Overview of the Extrinsic Evidence Law

The law is made up of two components: the intrinsic, or literal, evidence and the extrinsic, or non-literal, evidence. The intrinsic evidence is made up of all of the laws that are actually written down in books and on websites. These laws include statutes, regulations, and constitutional provisions. The extrinsic evidence includes all other forms of law such as case decisions by courts and administrative bodies like administrative agencies (like the U.S. Drug Enforcement Agency), which interpret statutes and regulations and issue formal binding interpretations known as precedents for future cases involving similar issues.

The Law of Extrinsic Evidence

Extrinsic evidence law is evidence that is not part of the record. It can be used to interpret the meaning of a document or to prove the facts stated in a document. For example, if your client has signed an agreement with his neighbor stating he would mow their lawn every week and you want to use this piece of paper as proof that he did so, extrinsic evidence would help explain why it’s necessary for him to do so (because it says so right there on paper). The law allows extrinsic evidence when:

  • The court determines that a document was intended as an instrument of writing; and/or.
  • There are disputes about its meaning; and/or.
  • There are questions regarding whether something was done before or after some event occurred.

Legal Definition of Extrinsic Evidence Law

The legal definition of extrinsic evidence is any evidence that is not contained in the record. This means that it comes from outside of the case file and is introduced to supplement or explain what’s already there. For example, imagine you have a contract between two parties. If one party wants to introduce new terms into that contract terms that were not included in the original agreement but which would affect how it works they would need to present an “outside” source as proof of their proposed amendments (such as another written agreement). Extrinsic evidence can also be used to clarify meanings within documents and contracts; if there’s an unclear phrase or term used throughout your document but nowhere defined, you could show what other similar documents mean by referencing them as well.

Importance of Extrinsic Evidence in Legal Proceedings

The law of extrinsic evidence is an important component of legal proceedings. It allows you to use evidence that isn’t directly related to your case but could be relevant. For example, if you’re suing someone for breach of contract, their history with other contracts might be relevant because it shows how likely they are not to follow through on this one too. Or if someone is accused of murder and has no history of violence or aggression, then the fact that she used to work as a stripper may not actually help her case very much but it could help explain why she was at the crime scene at all!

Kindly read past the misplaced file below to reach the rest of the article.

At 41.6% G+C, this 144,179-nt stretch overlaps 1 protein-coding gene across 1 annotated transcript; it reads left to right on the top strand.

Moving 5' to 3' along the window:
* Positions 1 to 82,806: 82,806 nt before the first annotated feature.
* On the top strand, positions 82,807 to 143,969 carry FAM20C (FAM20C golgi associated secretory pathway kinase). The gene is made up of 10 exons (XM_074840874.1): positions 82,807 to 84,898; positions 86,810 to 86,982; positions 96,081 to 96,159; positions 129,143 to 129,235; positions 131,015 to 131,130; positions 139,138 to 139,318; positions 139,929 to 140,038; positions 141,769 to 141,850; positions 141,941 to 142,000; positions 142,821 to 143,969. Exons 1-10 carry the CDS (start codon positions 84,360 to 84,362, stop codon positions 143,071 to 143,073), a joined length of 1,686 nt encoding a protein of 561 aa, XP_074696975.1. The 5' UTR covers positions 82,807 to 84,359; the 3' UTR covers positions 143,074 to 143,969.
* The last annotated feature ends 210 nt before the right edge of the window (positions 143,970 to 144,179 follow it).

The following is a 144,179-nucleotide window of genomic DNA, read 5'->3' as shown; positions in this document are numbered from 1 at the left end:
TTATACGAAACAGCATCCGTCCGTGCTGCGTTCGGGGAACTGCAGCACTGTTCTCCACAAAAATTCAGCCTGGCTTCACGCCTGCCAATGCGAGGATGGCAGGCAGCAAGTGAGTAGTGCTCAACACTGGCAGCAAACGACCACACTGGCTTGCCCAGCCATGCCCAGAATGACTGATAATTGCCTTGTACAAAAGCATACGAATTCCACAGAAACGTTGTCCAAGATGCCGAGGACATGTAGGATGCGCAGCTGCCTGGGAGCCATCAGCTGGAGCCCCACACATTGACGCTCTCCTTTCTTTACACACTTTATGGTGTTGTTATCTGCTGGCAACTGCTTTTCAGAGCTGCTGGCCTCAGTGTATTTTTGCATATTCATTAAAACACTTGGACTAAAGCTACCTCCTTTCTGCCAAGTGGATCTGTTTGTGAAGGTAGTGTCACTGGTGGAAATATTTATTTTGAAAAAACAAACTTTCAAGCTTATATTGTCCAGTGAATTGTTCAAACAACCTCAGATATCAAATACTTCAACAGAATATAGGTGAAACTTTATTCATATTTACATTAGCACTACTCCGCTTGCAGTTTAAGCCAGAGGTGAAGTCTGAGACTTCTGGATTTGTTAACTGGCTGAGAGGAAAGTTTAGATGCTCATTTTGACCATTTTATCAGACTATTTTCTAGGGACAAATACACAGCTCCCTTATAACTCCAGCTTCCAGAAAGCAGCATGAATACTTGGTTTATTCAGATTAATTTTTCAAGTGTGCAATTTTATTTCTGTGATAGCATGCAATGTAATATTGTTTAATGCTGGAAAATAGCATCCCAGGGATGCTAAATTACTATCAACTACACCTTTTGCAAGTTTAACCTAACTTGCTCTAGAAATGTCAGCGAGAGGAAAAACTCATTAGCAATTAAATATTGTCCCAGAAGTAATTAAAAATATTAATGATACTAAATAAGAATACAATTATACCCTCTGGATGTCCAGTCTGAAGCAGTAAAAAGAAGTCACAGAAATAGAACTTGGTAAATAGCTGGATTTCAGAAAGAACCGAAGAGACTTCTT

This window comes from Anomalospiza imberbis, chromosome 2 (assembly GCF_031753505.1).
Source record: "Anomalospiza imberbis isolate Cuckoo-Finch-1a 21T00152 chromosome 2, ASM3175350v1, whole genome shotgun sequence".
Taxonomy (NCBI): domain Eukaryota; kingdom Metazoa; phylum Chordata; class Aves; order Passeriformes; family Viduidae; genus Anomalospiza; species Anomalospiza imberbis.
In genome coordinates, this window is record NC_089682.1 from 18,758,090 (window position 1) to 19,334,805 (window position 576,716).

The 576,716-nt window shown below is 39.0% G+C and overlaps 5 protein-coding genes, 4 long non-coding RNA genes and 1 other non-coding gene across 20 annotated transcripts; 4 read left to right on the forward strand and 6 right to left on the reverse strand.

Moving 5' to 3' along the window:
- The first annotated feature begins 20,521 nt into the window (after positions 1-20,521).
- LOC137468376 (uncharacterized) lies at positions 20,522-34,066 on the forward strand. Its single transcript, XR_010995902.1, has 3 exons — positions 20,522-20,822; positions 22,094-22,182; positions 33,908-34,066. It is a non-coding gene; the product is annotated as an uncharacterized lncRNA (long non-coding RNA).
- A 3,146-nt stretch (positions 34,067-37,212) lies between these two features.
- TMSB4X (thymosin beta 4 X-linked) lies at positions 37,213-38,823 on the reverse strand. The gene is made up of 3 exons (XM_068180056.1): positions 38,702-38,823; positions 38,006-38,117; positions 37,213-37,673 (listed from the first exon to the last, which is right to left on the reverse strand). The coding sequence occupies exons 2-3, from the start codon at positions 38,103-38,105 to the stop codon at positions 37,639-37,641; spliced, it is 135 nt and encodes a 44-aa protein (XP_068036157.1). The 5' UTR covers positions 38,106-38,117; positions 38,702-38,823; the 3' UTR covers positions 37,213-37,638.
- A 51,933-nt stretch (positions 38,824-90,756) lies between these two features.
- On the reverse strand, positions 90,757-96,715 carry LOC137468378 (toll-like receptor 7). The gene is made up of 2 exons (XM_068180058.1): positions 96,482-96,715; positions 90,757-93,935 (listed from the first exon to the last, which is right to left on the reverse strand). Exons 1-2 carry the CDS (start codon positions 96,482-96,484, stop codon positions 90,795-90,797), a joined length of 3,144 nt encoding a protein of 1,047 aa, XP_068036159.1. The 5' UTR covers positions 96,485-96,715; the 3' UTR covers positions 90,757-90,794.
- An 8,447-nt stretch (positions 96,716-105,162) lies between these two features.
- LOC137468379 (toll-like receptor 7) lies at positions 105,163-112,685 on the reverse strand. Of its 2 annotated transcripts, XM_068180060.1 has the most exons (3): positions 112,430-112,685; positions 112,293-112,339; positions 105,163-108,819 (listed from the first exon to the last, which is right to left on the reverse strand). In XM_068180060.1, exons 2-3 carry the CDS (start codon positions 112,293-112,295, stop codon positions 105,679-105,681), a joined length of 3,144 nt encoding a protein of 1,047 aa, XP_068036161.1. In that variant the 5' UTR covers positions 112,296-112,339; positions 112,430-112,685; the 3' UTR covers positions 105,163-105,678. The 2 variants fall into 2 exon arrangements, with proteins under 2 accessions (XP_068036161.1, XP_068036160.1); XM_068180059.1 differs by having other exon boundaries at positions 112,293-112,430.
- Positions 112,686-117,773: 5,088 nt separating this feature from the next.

So how do you use extrinsic evidence in your case? First off: search! You should always make sure there aren’t any documents out there that could help your case before bringing up any new information during court proceedings (or even during pretrial discovery). If there isn’t anything already available online or in public records databases like LexisNexis Academic Universe or Westlaw Library Archive (which have full access), then ask around among friends who might know something useful about either party involved in your dispute; sometimes people who’ve interacted with someone else will remember details that wouldn’t normally come up during questioning from opposing counsel because those memories were formed outside formal settings like depositions or interviews and therefore aren’t admissible under hearsay rules!

How to Find and Use Extrinsic Evidence Law in Your Case

What is extrinsic evidence law? It’s any information that comes from outside of the court record. For example, if you find out that a witness in your case has lied under oath before, or if someone else has provided information about the case that hasn’t been admitted into evidence yet (like medical records), this could be considered extrinsic evidence and allowed into court on the basis of relevancy.

How do I find extrinsic evidence? The first step is making sure you know what kind of case you have: civil or criminal and whether it’s federal or state law. Once you know which type of law applies, then look at each state’s rules about what kinds of extrinsic evidence are allowed under those circumstances. In some cases, there may also be other sources available like statutes and regulations that will help guide what types of extrinsic information can be considered admissible in court proceedings across multiple jurisdictions nationwide (or even worldwide).

Demonstrate The Applicability Of a Law Use Extrinsic Evidence Law

Extrinsic evidence is evidence that is not a part of the original record and does not come from an eyewitness account. It can be used to prove many things, including The law or regulation in question that existed at the time in question, That the law or regulation applies to your case. You may need to use extrinsic evidence if you’re trying to show that a statute or regulation was in effect during your case’s relevant time period and applies to it if there are conflicting statutes (such as state vs federal), or if there are no witnesses who saw what happened but only heard about it after-the-fact (e.g., someone told them).


In order to demonstrate the applicability of a law, regulation, or other legal document, you can use extrinsic evidence. Extrinsic evidence is also useful in cases where there are conflicting interpretations of a rule or law. If you need help understanding this concept and how it applies to your case, speak with an attorney who specializes in civil litigation today!